These conditions are far more common in U.S.-born Black women than their African-born counterparts.
Black women in the U.S. have yet to experience a reality in which their quality of care fosters better birth outcomes.
“There’s never been a moment in which Black women are having equal birth outcomes to our white counterparts because we’ve always been put under excessive stress, we’ve always had lower access to nutrition, and lower access to prenatal care or whatever the case may be,” said Niria White, Interim Birth and Postpartum Director for Mama Sana Vibrant Woman – a non-profit organization providing culturally resonant and quality prenatal and postnatal care to people of color in Travis County, Texas. “There’s never been a moment where we’ve had everything we need for a majority of us to have positive birth experiences.”
While the solution to ending these maternal health disparities for Black birthing people is a dismantling of the racist medical institution, Black birthing people like Shaquyla Baker are turning to Black birthing spaces — maternal care settings and experiences that provide a refuge from the daily violences of anti-Black racism in the healthcare system — and ancestral birthing practices to make their pregnancy and birthing experiences safer and healthier.
When Baker became pregnant with her second child, Marlon Jr., she worried about the potential of a pregnancy with similar or worse complications than those she experienced when she was 19. She was more mature now, more health conscious and in a loving relationship, but with family unable to attend her son’s birth, her pregnancy had become a lonely experience.
“I definitely wanted somebody to be there that’s in our corner, to emotionally support us during the experience,” Baker said. “That’s really why I wanted to go the doula route. I didn’t have my mom, but I did want somebody who could kind of take her place during that experience in the hospital.”
Black maternal health necessitates Black spaces
Doulas — often referred to as “birth workers” or “companions” due to the term’s association with slavery — have always been a part of many communities of color, taking up a role that allows them to support and advocate for a birthing parent at their most vulnerable. Birth workers are non-clinical health professionals who provide emotional, physical, and educational support for birthing people and families during and after pregnancy and birth.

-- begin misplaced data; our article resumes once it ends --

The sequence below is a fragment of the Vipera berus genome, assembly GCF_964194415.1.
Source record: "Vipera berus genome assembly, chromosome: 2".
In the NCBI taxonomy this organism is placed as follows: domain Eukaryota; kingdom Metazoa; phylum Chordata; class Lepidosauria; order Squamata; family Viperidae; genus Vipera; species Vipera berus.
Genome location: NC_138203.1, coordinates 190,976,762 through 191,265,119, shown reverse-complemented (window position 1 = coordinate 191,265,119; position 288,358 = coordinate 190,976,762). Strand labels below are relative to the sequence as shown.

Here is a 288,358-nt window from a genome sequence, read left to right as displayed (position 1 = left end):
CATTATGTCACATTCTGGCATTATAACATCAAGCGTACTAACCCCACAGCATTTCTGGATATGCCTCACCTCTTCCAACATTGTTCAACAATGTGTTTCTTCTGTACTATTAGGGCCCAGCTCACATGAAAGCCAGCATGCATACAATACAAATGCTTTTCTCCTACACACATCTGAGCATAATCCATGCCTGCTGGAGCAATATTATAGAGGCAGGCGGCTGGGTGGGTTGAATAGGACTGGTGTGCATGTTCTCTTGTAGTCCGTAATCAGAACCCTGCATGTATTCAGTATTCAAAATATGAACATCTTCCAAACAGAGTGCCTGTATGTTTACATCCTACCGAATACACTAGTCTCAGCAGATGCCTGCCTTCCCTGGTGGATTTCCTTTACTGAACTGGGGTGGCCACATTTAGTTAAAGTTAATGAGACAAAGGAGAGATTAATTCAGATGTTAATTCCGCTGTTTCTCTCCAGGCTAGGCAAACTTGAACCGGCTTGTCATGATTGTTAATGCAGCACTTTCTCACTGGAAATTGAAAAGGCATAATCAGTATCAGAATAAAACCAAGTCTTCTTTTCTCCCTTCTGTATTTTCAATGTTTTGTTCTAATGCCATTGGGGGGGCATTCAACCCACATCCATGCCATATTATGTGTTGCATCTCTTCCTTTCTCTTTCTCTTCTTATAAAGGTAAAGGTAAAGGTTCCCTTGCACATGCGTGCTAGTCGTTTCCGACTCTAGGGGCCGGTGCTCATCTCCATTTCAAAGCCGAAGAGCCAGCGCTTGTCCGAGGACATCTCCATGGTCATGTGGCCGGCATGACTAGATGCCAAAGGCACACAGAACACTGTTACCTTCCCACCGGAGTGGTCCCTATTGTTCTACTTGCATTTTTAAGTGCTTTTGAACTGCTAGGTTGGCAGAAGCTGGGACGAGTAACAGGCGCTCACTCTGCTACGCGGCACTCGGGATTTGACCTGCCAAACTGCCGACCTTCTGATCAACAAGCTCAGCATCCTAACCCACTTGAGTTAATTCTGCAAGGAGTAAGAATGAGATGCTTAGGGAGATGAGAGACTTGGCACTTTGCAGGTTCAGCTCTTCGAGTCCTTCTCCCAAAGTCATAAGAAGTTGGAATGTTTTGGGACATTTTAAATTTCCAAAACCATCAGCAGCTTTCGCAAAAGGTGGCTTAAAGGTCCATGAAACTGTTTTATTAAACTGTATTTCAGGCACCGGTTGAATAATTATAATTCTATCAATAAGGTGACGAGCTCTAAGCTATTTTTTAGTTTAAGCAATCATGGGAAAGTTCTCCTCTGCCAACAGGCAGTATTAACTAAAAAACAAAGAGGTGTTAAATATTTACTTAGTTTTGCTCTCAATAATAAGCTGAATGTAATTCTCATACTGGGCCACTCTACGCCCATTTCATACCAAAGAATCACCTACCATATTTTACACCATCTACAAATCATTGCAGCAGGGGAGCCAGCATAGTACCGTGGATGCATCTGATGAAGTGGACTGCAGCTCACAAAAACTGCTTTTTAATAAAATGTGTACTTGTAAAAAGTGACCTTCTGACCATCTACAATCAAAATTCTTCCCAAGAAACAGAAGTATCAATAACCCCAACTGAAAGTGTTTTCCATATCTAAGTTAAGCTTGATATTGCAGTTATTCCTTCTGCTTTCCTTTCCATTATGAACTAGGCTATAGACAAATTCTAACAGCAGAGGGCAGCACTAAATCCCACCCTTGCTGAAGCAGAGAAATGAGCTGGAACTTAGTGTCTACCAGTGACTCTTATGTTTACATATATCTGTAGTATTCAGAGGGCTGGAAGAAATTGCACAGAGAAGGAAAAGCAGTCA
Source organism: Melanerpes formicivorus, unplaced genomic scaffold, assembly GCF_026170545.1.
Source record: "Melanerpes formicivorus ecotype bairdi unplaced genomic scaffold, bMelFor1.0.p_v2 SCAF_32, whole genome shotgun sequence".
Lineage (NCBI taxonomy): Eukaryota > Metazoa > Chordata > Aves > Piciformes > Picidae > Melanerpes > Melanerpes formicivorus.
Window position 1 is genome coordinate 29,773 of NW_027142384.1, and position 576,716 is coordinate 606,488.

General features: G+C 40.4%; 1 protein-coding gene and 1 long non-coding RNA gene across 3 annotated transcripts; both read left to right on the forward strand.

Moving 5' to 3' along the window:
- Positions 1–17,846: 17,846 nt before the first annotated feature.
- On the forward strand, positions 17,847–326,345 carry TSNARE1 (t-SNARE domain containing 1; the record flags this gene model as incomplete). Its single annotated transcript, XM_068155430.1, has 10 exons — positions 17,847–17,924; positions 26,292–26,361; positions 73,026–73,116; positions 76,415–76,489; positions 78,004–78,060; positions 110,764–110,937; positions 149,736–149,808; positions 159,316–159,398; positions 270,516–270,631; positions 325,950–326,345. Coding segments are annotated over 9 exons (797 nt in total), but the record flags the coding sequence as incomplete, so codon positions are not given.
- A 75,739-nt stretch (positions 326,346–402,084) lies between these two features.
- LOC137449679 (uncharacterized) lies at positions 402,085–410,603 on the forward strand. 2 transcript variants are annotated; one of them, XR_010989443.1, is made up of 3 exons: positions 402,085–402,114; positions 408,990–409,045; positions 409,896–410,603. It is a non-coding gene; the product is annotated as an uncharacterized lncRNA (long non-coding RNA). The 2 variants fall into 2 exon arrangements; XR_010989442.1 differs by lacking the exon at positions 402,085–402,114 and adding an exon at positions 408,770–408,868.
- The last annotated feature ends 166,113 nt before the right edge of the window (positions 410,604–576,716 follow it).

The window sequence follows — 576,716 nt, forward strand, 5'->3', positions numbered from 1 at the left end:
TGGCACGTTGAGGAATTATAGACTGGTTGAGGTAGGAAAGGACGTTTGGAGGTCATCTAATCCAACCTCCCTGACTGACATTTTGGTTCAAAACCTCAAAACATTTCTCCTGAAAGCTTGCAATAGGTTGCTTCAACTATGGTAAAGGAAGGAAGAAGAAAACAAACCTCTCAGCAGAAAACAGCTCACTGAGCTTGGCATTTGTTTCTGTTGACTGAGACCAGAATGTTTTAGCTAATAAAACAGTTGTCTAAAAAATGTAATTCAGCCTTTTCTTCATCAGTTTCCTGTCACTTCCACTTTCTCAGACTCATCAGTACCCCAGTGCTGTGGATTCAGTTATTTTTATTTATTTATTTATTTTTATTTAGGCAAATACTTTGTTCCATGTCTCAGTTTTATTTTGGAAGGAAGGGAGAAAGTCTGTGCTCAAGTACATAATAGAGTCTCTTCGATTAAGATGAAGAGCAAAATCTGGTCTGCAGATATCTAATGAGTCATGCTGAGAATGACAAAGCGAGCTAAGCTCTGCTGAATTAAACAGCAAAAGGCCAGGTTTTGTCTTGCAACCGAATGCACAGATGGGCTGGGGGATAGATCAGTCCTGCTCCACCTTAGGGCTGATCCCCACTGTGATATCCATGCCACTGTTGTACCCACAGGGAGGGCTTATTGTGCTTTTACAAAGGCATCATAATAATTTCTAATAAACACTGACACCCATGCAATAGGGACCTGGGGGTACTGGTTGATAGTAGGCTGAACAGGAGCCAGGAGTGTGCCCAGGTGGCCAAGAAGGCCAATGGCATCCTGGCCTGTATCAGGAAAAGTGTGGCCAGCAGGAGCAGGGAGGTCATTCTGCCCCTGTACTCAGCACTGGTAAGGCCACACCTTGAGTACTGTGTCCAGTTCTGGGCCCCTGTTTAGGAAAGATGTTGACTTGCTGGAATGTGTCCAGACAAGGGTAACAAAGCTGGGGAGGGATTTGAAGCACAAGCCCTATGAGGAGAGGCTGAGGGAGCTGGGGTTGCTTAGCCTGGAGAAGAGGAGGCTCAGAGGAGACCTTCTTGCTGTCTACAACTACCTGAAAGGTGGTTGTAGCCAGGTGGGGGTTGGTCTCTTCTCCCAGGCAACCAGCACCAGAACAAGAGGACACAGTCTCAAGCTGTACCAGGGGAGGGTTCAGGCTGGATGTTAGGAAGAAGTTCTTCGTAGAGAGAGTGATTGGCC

“[Having a doula] made a complete difference,” Baker said. “It made situations a lot smoother just talking to somebody outside of family, outside of friends, somebody who actually just wants to help you, not because they have to, they just want to help you. It was definitely an experience I think I needed.”
It is undeniable that Black birthing people need their own spaces to be afforded maternal experiences that are self-determining, healthy and that holistically tend to the wellness of the birthing parent and their family. Birth workers offer this much-needed space, providing a buffer between Black folks and the anti-Black racism that has infested the traditionally white-centered healthcare system.
“I definitely felt 10 feet tall going to every appointment knowing I was important, knowing this is my baby,” Baker said. “It felt great.”
When they are involved in a birthing experience, doulas are associated with improved maternal health outcomes for Black birthing parents and their babies.
A 2021 study of Medicaid beneficiaries receiving birth-work support revealed lower rates of cesarean and preterm births when compared with other pregnant individuals enrolled in the program. Furthermore, birthing persons in communities that are most vulnerable to adverse maternal health outcomes were two times less likely to experience a birth complication, four times less likely to have a low-birth-weight baby, were more likely to breastfeed and were more likely to be satisfied with their care.
Birth work and birthing companionship has also been linked to reduced rates of postpartum depression and anxiety, and increased positive feelings about birthing experiences and the ability to influence one’s own pregnancy outcomes.
Before her pregnancies, Baker had always assumed doula care was for the bourgeois. Doula care and support is often seen as a luxury reserved for wealthier white women, stemming from the hefty price tag that accompanies many doula services on top of the already overwhelming expense of pregnancy and childbirth.
However, organizations such as Mama Sana Vibrant Woman (MSVW) and Giving Austin Labor Support (GALS) are leading in providing access to culturally responsive prenatal, birth and postpartum care for communities that have been systemically barred from their ancestral birthing spaces. These organizations provide Black and brown birthing parents and their families with access to pregnancy and birthing care, community resources and healing practices at no cost. They offer spaces to receive culturally responsive care and to build community through educational classes, support circles and in-home childcare aid. GALS has even worked in partnership with the local county sheriff’s office to offer doula support and educational programming to pregnant and postpartum incarcerated individuals.
These types of community-based doula programs build on the strong relationship doulas establish with mothers throughout pregnancy, birth and the postpartum period to promote ongoing care and support.